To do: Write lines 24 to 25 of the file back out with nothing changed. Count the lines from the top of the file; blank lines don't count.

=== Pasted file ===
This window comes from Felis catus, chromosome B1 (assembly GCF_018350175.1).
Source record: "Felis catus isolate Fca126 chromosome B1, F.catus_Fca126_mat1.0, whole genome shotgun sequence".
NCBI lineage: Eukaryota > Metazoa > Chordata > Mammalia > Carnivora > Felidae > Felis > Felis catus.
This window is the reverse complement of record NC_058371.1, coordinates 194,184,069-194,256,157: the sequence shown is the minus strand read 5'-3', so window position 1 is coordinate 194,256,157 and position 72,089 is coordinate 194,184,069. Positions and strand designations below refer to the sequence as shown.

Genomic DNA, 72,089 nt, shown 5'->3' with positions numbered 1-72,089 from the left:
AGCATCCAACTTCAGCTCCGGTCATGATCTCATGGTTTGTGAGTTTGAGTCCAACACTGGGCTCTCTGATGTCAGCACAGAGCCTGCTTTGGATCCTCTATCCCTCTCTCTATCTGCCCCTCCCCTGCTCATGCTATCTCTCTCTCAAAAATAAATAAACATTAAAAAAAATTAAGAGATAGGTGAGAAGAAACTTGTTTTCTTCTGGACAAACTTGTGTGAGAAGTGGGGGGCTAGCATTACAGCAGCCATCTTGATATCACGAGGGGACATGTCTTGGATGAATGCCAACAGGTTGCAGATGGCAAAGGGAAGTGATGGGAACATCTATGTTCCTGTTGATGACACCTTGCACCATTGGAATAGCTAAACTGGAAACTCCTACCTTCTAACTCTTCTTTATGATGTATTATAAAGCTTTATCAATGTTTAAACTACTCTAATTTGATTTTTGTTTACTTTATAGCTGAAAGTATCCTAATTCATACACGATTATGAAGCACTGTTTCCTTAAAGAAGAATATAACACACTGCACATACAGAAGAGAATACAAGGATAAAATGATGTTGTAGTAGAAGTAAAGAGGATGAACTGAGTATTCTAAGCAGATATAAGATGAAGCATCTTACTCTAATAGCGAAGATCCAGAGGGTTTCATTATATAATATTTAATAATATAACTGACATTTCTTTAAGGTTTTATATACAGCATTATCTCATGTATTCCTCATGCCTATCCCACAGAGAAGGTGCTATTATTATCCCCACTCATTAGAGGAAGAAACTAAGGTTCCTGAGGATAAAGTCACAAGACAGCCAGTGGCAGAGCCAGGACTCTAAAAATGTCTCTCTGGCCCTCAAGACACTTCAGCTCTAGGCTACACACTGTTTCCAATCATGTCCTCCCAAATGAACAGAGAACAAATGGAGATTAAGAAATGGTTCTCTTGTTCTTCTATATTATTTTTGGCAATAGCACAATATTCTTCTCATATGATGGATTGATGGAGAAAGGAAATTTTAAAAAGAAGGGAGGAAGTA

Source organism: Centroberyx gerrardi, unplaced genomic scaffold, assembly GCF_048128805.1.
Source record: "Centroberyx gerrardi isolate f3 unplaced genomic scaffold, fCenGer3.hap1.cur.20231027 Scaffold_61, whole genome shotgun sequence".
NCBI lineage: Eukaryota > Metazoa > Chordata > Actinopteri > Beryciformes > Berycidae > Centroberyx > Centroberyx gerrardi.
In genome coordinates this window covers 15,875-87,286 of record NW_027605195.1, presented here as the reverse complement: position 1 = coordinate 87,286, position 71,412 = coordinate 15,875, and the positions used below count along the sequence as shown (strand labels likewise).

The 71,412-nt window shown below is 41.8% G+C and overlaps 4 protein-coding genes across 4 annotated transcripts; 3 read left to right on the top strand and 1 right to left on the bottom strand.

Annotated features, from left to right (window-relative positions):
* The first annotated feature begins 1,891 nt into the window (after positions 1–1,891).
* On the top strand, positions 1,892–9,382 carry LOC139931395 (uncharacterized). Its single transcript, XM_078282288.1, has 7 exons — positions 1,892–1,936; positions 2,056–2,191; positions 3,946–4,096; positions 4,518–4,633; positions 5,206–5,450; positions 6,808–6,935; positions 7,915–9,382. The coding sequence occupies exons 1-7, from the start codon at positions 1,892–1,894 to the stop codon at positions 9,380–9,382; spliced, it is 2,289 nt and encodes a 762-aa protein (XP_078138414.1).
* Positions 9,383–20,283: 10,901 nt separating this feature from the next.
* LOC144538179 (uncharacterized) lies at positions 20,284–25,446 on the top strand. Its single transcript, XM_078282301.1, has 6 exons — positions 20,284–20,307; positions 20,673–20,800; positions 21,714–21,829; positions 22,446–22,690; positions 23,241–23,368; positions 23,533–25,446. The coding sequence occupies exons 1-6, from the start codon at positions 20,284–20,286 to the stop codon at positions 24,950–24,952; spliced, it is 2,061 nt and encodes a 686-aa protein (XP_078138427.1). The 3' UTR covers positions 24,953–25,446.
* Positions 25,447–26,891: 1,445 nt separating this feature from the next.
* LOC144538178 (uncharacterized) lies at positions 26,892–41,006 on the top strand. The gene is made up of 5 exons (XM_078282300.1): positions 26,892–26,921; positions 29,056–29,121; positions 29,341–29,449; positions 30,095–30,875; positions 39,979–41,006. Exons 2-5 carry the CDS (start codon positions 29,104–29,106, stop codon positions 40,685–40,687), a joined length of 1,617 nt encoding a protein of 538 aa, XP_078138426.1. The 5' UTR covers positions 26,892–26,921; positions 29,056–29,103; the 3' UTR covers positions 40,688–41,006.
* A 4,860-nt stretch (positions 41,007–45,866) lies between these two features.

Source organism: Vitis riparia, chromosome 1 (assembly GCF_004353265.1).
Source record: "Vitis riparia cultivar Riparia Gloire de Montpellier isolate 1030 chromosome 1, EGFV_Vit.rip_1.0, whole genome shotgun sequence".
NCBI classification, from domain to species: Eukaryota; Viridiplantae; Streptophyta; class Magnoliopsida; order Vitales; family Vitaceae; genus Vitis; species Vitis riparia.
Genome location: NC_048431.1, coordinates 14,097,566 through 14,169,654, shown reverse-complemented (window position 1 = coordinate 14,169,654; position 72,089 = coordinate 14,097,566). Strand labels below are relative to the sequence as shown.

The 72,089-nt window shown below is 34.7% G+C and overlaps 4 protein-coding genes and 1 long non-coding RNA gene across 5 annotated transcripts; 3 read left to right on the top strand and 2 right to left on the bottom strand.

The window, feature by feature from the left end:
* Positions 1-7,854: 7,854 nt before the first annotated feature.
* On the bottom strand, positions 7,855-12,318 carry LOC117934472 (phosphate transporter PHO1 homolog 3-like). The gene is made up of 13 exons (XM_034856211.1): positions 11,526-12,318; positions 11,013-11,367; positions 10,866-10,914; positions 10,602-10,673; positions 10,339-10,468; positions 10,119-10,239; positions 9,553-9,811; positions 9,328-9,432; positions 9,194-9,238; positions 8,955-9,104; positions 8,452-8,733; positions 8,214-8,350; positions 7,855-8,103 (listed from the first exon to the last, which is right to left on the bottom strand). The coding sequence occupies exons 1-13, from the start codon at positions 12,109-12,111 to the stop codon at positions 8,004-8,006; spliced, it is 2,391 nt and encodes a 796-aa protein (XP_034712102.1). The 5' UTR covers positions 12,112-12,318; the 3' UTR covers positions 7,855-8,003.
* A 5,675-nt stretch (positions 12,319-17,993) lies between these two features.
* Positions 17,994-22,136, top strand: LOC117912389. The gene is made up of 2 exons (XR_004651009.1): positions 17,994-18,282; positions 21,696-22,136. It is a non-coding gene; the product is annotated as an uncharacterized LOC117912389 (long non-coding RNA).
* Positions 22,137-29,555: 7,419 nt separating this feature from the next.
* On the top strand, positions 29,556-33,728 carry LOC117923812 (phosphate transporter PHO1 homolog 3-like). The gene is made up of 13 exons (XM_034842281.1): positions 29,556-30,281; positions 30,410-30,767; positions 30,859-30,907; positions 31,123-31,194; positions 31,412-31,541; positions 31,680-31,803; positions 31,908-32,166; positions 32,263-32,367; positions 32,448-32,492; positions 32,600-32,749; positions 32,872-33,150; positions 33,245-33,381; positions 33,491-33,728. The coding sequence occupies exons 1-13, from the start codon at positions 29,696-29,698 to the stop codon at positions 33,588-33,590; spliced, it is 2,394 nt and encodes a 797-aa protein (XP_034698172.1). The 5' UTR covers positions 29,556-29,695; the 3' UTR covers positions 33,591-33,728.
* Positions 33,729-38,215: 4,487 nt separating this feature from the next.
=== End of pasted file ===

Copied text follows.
The 72,089-nt window shown below is 34.7% G+C and overlaps 4 protein-coding genes and 1 long non-coding RNA gene across 5 annotated transcripts; 3 read left to right on the top strand and 2 right to left on the bottom strand.

The window, feature by feature from the left end: